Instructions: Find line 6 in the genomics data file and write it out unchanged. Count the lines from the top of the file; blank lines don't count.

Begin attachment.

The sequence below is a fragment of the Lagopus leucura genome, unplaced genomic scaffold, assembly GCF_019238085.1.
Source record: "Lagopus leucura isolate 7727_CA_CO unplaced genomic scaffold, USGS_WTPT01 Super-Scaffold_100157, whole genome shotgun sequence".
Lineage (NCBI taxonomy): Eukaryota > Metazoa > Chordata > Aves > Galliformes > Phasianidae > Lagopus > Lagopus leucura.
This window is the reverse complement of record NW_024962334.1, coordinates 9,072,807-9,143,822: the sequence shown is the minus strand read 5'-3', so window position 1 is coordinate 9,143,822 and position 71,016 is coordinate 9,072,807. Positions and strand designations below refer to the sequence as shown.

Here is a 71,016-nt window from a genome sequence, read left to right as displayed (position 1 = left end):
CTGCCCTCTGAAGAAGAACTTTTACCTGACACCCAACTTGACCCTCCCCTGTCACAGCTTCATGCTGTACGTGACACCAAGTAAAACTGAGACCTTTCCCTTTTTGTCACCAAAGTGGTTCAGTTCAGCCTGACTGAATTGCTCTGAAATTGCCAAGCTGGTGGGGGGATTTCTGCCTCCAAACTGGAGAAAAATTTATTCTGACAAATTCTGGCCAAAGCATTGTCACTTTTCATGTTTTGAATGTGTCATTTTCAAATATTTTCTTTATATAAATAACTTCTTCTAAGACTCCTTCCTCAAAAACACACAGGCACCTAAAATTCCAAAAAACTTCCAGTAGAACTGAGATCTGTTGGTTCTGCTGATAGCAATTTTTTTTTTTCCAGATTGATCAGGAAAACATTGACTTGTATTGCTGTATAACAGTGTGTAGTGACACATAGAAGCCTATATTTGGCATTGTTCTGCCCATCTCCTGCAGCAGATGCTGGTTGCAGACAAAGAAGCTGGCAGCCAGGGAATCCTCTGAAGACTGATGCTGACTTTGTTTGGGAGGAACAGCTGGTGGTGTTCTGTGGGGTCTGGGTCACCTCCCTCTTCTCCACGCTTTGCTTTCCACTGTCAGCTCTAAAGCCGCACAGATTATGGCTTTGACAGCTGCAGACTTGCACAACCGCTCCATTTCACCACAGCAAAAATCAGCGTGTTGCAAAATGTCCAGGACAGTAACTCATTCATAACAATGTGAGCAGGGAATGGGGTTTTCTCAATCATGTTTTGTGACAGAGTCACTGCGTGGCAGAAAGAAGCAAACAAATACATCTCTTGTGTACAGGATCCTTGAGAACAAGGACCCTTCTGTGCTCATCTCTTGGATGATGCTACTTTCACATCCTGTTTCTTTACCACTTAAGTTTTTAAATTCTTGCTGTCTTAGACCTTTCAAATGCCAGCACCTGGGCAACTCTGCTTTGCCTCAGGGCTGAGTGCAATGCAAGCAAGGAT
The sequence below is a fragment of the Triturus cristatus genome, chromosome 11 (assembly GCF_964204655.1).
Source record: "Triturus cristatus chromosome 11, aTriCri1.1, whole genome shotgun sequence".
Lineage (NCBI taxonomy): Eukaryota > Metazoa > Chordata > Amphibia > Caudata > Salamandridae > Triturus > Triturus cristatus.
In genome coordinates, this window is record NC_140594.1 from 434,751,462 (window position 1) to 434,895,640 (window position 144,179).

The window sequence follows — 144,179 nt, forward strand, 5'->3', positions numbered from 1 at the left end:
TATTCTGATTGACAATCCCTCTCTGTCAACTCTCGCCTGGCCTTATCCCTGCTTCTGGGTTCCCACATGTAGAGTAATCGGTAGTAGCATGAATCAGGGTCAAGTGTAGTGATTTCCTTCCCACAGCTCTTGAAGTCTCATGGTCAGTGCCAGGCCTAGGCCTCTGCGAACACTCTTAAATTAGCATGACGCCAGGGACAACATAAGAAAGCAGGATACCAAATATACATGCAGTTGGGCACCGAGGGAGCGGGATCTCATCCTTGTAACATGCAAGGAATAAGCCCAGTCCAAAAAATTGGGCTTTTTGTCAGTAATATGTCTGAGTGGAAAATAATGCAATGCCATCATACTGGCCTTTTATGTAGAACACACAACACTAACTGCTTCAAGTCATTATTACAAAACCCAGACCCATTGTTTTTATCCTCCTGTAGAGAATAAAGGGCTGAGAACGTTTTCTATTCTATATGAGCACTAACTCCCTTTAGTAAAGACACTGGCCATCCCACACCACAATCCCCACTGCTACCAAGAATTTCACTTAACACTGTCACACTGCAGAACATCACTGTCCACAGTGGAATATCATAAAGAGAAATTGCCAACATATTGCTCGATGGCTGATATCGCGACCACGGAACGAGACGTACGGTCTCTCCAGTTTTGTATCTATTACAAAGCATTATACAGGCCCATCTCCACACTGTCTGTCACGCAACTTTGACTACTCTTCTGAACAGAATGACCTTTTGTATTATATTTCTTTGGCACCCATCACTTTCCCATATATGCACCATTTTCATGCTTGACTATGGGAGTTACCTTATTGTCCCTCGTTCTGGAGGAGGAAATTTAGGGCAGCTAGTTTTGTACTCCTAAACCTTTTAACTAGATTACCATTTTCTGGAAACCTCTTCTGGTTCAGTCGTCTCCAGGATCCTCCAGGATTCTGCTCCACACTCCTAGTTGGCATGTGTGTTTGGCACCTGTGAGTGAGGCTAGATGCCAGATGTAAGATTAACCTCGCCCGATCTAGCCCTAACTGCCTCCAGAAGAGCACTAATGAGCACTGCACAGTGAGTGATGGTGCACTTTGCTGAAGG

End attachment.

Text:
CTGCCCTCTGAAGAAGAACTTTTACCTGACACCCAACTTGACCCTCCCCTGTCACAGCTTCATGCTGTACGTGACACCAAGTAAAACTGAGACCTTTCCCTTTTTGTCACCAAAGTGGTTCAGTTCAGCCTGACTGAATTGCTCTGAAATTGCCAAGCTGGTGGGGGGATTTCTGCCTCCAAACTGGAGAAAAATTTATTCTGACAAATTCTGGCCAAAGCATTGTCACTTTTCATGTTTTGAATGTGTCATTTTCAAATATTTTCTTTATATAAATAACTTCTTCTAAGACTCCTTCCTCAAAAACACACAGGCACCTAAAATTCCAAAAAACTTCCAGTAGAACTGAGATCTGTTGGTTCTGCTGATAGCAATTTTTTTTTTTCCAGATTGATCAGGAAAACATTGACTTGTATTGCTGTATAACAGTGTGTAGTGACACATAGAAGCCTATATTTGGCATTGTTCTGCCCATCTCCTGCAGCAGATGCTGGTTGCAGACAAAGAAGCTGGCAGCCAGGGAATCCTCTGAAGACTGATGCTGACTTTGTTTGGGAGGAACAGCTGGTGGTGTTCTGTGGGGTCTGGGTCACCTCCCTCTTCTCCACGCTTTGCTTTCCACTGTCAGCTCTAAAGCCGCACAGATTATGGCTTTGACAGCTGCAGACTTGCACAACCGCTCCATTTCACCACAGCAAAAATCAGCGTGTTGCAAAATGTCCAGGACAGTAACTCATTCATAACAATGTGAGCAGGGAATGGGGTTTTCTCAATCATGTTTTGTGACAGAGTCACTGCGTGGCAGAAAGAAGCAAACAAATACATCTCTTGTGTACAGGATCCTTGAGAACAAGGACCCTTCTGTGCTCATCTCTTGGATGATGCTACTTTCACATCCTGTTTCTTTACCACTTAAGTTTTTAAATTCTTGCTGTCTTAGACCTTTCAAATGCCAGCACCTGGGCAACTCTGCTTTGCCTCAGGGCTGAGTGCAATGCAAGCAAGGAT